Evening Offering

As the Sun sinks to its rest and the shadows deepen,
I raise my hands and begin to chant …

I reach out in blessing to the North, offering peace.
I turn to the South ... but wait!
In the woods behind me, a raucous grunting and trampling of leaves and brush.
What’s that? Who’s there?
We are your brother and sisters, the deer from the wood,
coming to drink from the stream.
Welcome, welcome!
(Cernunnos, Lord, open the way!)

The deer, the birds, 
a spider in its nearby (enormous) web, 
the wind, and the trees themselves 
join me as I light the evening lights, 
Saying our goodbyes to the spirits of the day
And honoring those who come with the dark.

Music, a choir singing
“Sure on this shining night of starmade shadows round … “
What’s that I see?
The field beside me blazes with tiny lights
As fireflies welcome the night in a wondrous glittering display.

With Cernunnos’ woodland company,
I pray for love and understanding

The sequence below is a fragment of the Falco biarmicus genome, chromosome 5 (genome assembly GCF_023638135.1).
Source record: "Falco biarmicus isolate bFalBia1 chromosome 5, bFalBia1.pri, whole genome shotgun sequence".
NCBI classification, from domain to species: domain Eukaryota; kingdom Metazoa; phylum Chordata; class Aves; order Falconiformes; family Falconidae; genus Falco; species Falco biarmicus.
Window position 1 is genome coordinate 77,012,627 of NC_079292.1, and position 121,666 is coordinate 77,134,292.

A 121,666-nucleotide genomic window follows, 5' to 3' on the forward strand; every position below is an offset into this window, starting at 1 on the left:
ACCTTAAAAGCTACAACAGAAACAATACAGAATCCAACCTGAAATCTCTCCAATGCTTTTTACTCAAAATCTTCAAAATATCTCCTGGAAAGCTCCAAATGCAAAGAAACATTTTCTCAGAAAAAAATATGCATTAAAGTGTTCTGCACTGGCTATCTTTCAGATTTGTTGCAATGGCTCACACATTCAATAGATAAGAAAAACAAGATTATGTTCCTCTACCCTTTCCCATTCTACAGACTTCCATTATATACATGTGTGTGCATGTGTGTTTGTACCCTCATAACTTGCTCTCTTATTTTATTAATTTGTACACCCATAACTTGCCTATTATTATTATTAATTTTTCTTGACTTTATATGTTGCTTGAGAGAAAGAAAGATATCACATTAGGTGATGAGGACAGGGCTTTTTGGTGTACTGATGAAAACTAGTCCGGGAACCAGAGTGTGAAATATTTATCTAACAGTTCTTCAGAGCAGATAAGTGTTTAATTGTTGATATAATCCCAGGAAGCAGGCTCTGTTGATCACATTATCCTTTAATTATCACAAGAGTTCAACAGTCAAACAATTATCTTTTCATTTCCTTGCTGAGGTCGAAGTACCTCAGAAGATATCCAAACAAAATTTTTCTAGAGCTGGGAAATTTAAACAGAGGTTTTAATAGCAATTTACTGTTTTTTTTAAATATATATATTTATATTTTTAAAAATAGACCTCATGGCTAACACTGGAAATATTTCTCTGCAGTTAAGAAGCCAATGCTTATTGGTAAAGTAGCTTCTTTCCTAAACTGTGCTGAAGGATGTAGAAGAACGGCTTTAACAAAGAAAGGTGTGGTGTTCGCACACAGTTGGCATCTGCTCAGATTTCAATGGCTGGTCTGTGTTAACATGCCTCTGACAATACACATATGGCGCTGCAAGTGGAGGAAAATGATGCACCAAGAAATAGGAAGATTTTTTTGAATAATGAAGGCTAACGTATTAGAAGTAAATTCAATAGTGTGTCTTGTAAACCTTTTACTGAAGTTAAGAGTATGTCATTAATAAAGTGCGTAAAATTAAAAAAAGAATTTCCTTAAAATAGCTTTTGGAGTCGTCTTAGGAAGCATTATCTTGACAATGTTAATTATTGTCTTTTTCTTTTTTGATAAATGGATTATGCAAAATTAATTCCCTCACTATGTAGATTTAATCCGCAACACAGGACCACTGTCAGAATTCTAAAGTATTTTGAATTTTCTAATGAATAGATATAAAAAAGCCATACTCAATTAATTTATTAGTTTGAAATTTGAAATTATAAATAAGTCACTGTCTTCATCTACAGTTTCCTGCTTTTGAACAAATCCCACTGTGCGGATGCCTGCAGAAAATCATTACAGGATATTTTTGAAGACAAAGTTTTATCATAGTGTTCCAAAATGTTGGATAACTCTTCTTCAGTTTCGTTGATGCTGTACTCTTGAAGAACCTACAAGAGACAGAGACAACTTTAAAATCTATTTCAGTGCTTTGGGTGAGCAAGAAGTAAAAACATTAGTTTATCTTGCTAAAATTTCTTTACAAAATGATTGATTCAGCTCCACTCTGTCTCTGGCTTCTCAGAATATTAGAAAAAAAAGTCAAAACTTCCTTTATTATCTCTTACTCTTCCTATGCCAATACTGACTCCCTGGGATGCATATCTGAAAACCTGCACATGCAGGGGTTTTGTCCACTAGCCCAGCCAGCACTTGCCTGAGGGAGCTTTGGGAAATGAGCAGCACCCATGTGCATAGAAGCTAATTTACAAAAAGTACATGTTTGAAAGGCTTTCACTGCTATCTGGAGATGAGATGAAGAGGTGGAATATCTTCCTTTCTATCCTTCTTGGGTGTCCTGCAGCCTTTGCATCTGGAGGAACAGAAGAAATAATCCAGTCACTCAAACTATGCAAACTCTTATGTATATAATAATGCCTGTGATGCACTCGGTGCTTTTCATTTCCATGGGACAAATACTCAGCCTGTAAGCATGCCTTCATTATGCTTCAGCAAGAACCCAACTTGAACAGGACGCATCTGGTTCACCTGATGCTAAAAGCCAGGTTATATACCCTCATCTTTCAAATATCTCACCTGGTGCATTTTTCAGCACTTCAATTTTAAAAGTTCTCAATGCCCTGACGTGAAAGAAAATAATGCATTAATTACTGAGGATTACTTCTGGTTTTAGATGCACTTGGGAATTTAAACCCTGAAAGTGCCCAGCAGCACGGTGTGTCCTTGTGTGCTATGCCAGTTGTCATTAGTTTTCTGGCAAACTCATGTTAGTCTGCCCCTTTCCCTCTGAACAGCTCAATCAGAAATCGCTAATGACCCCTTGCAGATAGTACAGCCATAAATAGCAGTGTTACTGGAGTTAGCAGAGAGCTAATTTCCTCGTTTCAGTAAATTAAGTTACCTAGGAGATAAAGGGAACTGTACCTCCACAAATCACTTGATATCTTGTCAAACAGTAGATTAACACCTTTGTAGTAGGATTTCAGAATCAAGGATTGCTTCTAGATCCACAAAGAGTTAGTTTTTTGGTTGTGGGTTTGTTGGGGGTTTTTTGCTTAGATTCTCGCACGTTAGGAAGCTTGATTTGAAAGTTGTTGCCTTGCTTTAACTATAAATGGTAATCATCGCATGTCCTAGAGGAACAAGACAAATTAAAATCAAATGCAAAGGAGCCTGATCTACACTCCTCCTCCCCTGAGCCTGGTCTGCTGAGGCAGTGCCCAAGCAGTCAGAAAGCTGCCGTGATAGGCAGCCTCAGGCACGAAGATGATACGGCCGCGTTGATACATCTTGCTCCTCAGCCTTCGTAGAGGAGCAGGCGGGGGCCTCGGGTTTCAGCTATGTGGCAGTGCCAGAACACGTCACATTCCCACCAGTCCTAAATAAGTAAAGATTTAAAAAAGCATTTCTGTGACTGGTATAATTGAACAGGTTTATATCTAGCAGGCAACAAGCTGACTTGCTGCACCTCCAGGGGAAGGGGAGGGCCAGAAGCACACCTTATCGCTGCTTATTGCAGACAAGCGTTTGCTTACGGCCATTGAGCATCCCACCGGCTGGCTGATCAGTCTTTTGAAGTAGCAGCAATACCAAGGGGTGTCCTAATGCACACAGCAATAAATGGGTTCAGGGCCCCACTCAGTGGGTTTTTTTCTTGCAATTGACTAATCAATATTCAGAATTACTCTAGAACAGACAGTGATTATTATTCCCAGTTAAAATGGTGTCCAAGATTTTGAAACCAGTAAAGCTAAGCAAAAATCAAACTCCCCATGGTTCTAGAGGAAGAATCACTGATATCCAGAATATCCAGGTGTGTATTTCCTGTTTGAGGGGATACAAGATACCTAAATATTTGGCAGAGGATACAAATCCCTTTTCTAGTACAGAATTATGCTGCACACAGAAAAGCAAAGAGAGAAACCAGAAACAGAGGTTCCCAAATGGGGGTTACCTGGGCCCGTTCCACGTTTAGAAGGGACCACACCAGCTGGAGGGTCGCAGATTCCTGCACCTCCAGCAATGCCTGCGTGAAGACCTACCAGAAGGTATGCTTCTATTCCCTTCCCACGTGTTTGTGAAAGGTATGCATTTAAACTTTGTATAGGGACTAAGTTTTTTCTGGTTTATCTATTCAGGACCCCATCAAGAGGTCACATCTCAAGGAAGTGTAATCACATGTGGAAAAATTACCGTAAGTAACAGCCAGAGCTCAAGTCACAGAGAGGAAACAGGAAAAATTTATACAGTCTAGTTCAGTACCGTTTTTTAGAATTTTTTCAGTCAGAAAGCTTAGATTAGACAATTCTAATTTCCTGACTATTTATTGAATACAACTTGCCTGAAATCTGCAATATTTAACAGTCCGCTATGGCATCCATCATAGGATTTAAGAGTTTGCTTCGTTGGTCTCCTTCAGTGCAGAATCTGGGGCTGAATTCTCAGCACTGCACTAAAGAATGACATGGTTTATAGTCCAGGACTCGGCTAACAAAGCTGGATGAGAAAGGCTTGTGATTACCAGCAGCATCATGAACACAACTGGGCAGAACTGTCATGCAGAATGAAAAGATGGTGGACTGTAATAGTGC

And make my solemn vow to the Shining Ones.

Thank you, thank you for joining me and offering me your blessing.
Please be welcome, 
May this always be a place of peace and safety. 

Creativity as Spiritual Practice

What comes to mind when you think of spiritual practice? Prayer? Meditation? Spiritual reading? Journaling? I’ve always approached spiritual practice in these terms and, while I have grown from these practices, they never seem to be as fulfilling as promised. If the goal of spiritual practice is to develop a closer connection to whatever deity you believe in or connecting with your higher self, maybe I’ve been missing the point. I’m a very creative person, but I’ve always used creating/making/performing as a tool, as a means to an end. Yet when I think about it, my most mystical and ecstatic spiritual experiences happen when I lose myself in making something: arranging/composing a hymn tune, singing a song, coloring a picture from a book, even practicing music or writing code for a Web site.

This video from a rehearsal of a short piece I wrote a couple of years ago speaks of this. When I began composing, I had a completely different text in mind. This very quickly gave way to the text I ended up using, an adaptation of a Navajo prayer:

Beauty before, beauty behind,
Beauty above, beauty below.
Walk in quiet the beautiful trail.
Beauty within, beauty without,
Beauty beginning, beauty the end.
Walk in beauty, in peace, and in love.

What if the very act of creation is spiritual practice? How does making something feed your spirit and/or deepen your connection to the holy?

[youtube https://www.youtube.com/watch?v=QVcOdfORM_8&w=560&h=315]